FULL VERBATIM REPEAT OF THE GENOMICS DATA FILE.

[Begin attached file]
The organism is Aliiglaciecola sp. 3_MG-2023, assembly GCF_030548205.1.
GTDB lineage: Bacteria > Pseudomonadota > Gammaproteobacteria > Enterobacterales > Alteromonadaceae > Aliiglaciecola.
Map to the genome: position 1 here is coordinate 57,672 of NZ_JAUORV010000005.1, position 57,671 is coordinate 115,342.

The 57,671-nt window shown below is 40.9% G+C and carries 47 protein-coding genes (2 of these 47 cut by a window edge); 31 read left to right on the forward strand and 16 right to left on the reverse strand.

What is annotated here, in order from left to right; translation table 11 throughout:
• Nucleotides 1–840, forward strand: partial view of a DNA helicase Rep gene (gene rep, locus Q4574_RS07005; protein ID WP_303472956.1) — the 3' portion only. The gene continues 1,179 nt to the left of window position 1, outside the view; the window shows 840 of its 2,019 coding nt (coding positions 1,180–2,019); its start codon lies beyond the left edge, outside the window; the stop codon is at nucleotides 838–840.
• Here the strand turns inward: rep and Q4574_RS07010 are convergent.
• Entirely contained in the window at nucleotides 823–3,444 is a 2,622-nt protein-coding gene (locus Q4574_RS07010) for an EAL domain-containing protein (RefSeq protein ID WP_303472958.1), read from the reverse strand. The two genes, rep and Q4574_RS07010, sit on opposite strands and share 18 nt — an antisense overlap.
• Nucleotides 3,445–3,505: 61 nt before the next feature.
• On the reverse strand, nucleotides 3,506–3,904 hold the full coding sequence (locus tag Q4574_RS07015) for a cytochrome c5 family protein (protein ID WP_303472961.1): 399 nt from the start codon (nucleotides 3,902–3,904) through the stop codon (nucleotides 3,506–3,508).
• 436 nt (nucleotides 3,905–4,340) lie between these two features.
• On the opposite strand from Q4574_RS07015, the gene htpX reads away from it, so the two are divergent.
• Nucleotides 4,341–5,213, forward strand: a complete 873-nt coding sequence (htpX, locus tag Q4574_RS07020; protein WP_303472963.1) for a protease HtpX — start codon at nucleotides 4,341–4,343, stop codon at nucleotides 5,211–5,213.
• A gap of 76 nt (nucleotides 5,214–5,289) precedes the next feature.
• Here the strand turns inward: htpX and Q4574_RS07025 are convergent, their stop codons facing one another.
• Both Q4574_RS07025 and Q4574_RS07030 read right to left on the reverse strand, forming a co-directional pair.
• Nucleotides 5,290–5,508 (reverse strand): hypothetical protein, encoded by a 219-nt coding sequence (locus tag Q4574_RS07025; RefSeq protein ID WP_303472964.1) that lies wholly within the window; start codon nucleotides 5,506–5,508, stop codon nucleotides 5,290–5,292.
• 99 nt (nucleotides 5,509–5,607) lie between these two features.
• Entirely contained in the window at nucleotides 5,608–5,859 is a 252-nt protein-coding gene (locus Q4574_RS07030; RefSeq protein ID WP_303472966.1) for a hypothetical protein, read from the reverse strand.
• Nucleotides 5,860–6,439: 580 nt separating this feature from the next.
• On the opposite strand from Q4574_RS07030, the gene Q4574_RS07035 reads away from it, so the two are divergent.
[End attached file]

The organism is Aliiglaciecola sp. 3_MG-2023, assembly GCF_030548205.1.
GTDB lineage: Bacteria > Pseudomonadota > Gammaproteobacteria > Enterobacterales > Alteromonadaceae > Aliiglaciecola.
Map to the genome: position 1 here is coordinate 57,672 of NZ_JAUORV010000005.1, position 57,671 is coordinate 115,342.

The 57,671-nt window shown below is 40.9% G+C and carries 47 protein-coding genes (2 of these 47 cut by a window edge); 31 read left to right on the forward strand and 16 right to left on the reverse strand.

What is annotated here, in order from left to right; translation table 11 throughout:
• Nucleotides 1–840, forward strand: partial view of a DNA helicase Rep gene (gene rep, locus Q4574_RS07005; protein ID WP_303472956.1) — the 3' portion only. The gene continues 1,179 nt to the left of window position 1, outside the view; the window shows 840 of its 2,019 coding nt (coding positions 1,180–2,019); its start codon lies beyond the left edge, outside the window; the stop codon is at nucleotides 838–840.
• Here the strand turns inward: rep and Q4574_RS07010 are convergent.
• Entirely contained in the window at nucleotides 823–3,444 is a 2,622-nt protein-coding gene (locus Q4574_RS07010) for an EAL domain-containing protein (RefSeq protein ID WP_303472958.1), read from the reverse strand. The two genes, rep and Q4574_RS07010, sit on opposite strands and share 18 nt — an antisense overlap.
• Nucleotides 3,445–3,505: 61 nt before the next feature.
• On the reverse strand, nucleotides 3,506–3,904 hold the full coding sequence (locus tag Q4574_RS07015) for a cytochrome c5 family protein (protein ID WP_303472961.1): 399 nt from the start codon (nucleotides 3,902–3,904) through the stop codon (nucleotides 3,506–3,508).
• 436 nt (nucleotides 3,905–4,340) lie between these two features.
• On the opposite strand from Q4574_RS07015, the gene htpX reads away from it, so the two are divergent.
• Nucleotides 4,341–5,213, forward strand: a complete 873-nt coding sequence (htpX, locus tag Q4574_RS07020; protein WP_303472963.1) for a protease HtpX — start codon at nucleotides 4,341–4,343, stop codon at nucleotides 5,211–5,213.
• A gap of 76 nt (nucleotides 5,214–5,289) precedes the next feature.
• Here the strand turns inward: htpX and Q4574_RS07025 are convergent, their stop codons facing one another.
• Both Q4574_RS07025 and Q4574_RS07030 read right to left on the reverse strand, forming a co-directional pair.
• Nucleotides 5,290–5,508 (reverse strand): hypothetical protein, encoded by a 219-nt coding sequence (locus tag Q4574_RS07025; RefSeq protein ID WP_303472964.1) that lies wholly within the window; start codon nucleotides 5,506–5,508, stop codon nucleotides 5,290–5,292.
• 99 nt (nucleotides 5,509–5,607) lie between these two features.
• Entirely contained in the window at nucleotides 5,608–5,859 is a 252-nt protein-coding gene (locus Q4574_RS07030; RefSeq protein ID WP_303472966.1) for a hypothetical protein, read from the reverse strand.
• Nucleotides 5,860–6,439: 580 nt separating this feature from the next.
• On the opposite strand from Q4574_RS07030, the gene Q4574_RS07035 reads away from it, so the two are divergent.